LMN CEO Mark Bradley says less than 5 percent of landscapers are using business management software, adding that those that do see tremendous growth in efficiency.

“I think once companies do start to use the technology and embrace it and get their employees to do the same, they usually see a 30% to 40% increase in efficiency,” he says.

Labor Management

Another universal concern among landscaping company owners is labor. From finding skilled workers to attracting, hiring, managing, and retaining them, landscaping companies are always looking for more effective workforce development methods.

Leading business management software packages offer mobile functionality to allow for increase accuracy in tracking of labor costs.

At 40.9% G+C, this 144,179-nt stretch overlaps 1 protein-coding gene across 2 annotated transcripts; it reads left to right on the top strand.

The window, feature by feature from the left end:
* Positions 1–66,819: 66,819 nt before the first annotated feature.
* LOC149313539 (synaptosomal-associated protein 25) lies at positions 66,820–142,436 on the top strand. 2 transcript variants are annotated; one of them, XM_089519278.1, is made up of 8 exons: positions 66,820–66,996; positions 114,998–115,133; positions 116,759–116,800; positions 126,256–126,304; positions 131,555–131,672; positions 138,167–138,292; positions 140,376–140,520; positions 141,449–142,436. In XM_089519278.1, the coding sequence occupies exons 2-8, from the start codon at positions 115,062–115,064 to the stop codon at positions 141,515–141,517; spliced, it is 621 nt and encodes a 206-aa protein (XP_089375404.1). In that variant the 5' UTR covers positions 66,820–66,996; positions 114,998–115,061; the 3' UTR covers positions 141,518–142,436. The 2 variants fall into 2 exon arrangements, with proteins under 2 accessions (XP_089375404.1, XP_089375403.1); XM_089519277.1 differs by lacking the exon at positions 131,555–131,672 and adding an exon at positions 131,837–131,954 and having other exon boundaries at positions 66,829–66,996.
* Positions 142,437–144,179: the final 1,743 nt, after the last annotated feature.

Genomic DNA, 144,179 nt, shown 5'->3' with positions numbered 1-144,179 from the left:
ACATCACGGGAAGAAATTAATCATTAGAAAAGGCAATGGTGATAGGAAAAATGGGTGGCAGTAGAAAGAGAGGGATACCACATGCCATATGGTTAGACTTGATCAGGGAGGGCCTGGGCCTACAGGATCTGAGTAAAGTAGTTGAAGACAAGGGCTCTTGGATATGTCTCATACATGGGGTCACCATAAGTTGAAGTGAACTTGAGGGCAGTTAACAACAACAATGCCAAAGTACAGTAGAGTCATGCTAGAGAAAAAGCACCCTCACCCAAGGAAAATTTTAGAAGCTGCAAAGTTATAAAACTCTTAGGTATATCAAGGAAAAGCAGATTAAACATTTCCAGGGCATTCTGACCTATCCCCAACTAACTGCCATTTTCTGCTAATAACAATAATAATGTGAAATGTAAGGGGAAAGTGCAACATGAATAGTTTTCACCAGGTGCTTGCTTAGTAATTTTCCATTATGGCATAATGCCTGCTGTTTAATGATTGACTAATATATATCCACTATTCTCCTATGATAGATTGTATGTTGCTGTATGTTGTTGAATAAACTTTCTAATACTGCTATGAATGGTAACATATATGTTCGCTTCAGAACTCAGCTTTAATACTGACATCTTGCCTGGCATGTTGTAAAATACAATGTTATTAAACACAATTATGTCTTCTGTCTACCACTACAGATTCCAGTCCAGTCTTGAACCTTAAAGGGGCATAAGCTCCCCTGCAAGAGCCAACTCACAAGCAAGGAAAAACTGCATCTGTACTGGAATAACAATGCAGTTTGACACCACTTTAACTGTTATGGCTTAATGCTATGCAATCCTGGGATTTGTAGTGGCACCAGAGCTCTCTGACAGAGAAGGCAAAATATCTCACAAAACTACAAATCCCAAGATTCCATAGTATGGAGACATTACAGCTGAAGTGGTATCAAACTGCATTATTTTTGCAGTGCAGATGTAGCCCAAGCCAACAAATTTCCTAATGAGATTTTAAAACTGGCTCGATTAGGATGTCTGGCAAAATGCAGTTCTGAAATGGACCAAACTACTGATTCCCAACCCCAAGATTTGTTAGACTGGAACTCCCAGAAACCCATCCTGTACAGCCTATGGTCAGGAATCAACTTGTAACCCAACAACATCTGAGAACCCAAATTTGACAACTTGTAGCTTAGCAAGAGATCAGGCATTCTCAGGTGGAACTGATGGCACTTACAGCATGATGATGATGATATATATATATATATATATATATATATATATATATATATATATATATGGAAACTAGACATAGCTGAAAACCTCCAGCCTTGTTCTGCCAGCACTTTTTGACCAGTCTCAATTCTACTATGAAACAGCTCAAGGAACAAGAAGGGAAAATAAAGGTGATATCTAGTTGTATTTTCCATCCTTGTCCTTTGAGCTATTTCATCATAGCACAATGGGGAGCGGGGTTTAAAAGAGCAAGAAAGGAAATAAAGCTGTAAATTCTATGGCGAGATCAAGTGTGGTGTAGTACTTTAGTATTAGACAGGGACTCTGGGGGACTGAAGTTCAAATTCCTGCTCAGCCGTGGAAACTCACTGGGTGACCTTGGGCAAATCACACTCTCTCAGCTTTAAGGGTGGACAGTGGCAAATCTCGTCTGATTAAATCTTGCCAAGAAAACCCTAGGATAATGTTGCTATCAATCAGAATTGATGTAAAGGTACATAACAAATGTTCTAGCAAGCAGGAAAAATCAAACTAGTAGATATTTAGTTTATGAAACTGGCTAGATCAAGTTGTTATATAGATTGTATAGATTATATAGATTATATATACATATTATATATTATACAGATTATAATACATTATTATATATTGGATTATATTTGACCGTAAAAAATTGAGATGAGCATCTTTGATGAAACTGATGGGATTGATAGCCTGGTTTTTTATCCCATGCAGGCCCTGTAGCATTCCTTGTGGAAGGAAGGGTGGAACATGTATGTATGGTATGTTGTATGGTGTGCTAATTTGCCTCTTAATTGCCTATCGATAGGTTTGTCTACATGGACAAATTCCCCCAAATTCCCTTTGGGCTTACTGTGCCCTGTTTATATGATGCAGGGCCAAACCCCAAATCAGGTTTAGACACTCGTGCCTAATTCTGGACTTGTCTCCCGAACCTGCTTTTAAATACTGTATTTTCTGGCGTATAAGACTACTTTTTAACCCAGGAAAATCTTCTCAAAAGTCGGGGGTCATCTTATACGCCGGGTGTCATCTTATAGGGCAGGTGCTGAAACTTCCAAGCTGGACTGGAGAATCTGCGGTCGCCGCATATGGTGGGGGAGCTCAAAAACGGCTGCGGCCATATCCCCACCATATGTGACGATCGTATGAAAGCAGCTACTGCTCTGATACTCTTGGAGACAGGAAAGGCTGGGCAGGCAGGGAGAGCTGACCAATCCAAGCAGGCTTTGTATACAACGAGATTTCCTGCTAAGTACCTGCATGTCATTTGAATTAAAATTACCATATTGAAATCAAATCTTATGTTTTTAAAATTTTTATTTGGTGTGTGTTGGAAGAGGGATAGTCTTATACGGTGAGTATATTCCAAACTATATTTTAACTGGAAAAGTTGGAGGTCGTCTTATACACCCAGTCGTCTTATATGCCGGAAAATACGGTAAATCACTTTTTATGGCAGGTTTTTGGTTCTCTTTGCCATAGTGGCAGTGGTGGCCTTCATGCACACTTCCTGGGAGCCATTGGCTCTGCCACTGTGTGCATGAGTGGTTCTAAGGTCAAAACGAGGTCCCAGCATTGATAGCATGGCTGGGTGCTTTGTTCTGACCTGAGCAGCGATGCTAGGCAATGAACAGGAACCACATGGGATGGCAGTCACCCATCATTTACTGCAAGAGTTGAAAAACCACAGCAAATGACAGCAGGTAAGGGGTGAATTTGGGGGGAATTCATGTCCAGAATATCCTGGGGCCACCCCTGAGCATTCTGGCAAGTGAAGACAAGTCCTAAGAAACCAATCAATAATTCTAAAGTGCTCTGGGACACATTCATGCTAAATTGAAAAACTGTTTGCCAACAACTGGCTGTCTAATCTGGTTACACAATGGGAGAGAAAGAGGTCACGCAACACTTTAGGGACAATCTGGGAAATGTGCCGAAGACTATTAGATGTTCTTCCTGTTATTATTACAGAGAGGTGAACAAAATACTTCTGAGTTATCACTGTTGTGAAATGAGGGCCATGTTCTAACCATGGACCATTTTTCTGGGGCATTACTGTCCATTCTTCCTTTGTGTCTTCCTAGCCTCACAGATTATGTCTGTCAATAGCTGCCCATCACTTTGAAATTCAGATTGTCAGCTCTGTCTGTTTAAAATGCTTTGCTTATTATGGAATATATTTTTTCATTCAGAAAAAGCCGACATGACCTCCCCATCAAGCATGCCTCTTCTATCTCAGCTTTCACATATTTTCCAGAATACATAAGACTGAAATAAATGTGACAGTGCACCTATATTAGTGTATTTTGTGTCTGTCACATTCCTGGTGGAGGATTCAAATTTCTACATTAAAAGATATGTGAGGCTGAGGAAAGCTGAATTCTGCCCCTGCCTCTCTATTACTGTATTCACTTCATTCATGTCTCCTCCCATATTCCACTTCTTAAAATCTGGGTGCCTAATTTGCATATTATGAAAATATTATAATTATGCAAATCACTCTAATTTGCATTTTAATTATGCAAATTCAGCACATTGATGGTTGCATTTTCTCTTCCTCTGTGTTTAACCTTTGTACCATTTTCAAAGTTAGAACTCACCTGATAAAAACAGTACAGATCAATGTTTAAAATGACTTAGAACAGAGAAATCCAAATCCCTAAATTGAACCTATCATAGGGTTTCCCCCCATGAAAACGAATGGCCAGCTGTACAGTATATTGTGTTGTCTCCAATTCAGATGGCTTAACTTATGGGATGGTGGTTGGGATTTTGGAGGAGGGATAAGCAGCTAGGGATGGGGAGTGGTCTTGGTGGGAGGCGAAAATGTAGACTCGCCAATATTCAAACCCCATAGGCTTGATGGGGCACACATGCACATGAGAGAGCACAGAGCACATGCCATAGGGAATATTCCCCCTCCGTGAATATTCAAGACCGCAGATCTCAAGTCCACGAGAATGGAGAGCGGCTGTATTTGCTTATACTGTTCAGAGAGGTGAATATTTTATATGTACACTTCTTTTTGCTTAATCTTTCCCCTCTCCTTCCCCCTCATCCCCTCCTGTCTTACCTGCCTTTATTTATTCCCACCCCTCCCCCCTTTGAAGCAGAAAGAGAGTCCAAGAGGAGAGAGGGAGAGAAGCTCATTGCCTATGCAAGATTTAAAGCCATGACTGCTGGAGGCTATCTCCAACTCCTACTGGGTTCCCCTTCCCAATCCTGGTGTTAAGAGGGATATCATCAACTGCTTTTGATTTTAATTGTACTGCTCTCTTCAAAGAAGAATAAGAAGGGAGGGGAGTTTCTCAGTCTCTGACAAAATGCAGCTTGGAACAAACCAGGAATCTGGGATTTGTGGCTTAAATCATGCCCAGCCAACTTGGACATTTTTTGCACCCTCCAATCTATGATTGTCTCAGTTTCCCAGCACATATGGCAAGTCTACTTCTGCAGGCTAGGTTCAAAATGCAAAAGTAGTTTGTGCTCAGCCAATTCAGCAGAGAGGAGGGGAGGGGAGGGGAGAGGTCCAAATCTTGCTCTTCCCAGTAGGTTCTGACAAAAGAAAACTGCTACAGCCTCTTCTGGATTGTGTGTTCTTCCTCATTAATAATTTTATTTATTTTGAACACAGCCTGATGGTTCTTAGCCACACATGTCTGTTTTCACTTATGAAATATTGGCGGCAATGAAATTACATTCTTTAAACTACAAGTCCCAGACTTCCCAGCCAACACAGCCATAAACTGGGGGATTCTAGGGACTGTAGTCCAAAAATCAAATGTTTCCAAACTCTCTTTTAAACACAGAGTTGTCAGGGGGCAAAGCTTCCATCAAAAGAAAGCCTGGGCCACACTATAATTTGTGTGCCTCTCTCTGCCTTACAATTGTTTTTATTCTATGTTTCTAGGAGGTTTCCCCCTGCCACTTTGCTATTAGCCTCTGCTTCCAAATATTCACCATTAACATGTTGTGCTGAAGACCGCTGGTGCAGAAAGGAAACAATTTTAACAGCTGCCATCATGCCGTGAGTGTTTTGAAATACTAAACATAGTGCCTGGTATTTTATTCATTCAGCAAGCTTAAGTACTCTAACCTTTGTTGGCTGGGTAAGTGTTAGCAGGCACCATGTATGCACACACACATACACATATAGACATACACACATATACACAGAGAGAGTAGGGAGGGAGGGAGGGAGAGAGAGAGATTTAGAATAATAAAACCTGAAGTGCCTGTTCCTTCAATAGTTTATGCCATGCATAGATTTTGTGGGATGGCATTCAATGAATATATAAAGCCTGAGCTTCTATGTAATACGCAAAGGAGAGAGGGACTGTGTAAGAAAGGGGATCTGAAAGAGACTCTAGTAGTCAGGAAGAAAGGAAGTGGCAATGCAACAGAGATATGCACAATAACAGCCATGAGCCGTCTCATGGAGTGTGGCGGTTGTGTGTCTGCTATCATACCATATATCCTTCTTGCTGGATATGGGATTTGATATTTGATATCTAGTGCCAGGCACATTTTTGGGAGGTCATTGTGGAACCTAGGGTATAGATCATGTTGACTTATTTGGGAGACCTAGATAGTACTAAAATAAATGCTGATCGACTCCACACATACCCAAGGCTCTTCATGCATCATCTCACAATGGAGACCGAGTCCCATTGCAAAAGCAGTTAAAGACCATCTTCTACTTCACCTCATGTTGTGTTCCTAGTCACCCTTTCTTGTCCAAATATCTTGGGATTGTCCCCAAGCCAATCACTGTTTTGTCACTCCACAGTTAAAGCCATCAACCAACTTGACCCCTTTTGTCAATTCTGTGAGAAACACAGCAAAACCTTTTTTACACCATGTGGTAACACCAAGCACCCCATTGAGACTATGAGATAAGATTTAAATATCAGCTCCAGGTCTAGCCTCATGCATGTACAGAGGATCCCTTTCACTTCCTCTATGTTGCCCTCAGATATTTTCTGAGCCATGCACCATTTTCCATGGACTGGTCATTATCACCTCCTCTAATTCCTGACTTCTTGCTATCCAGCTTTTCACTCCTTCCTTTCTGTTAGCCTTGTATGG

Dickson advises using well-structured platforms for hiring and managing employees as well.

“If you have structure, a process or system that you stick to, then you can repeat it. Tools like bamboo HR, Indeed and Workable allow us to have that structure,” he says.

Also, Dickson suggests utilizing tools such as Microsoft Teams for effective staff communication and online accounting systems for streamlined timesheet and hours reporting protocols.

Bradley believes comprehensive budgeting can help enable landscaping businesses to offer better pay to employees, thus attracting high quality candidates.

“Only around 5% of landscapers are budgeting right now,” he says. “I think once they use some software to start doing that and they can budget more effectively, then they can start to estimate their projects with more meaningful markups and really understand how much they can actually afford to pay their staff.”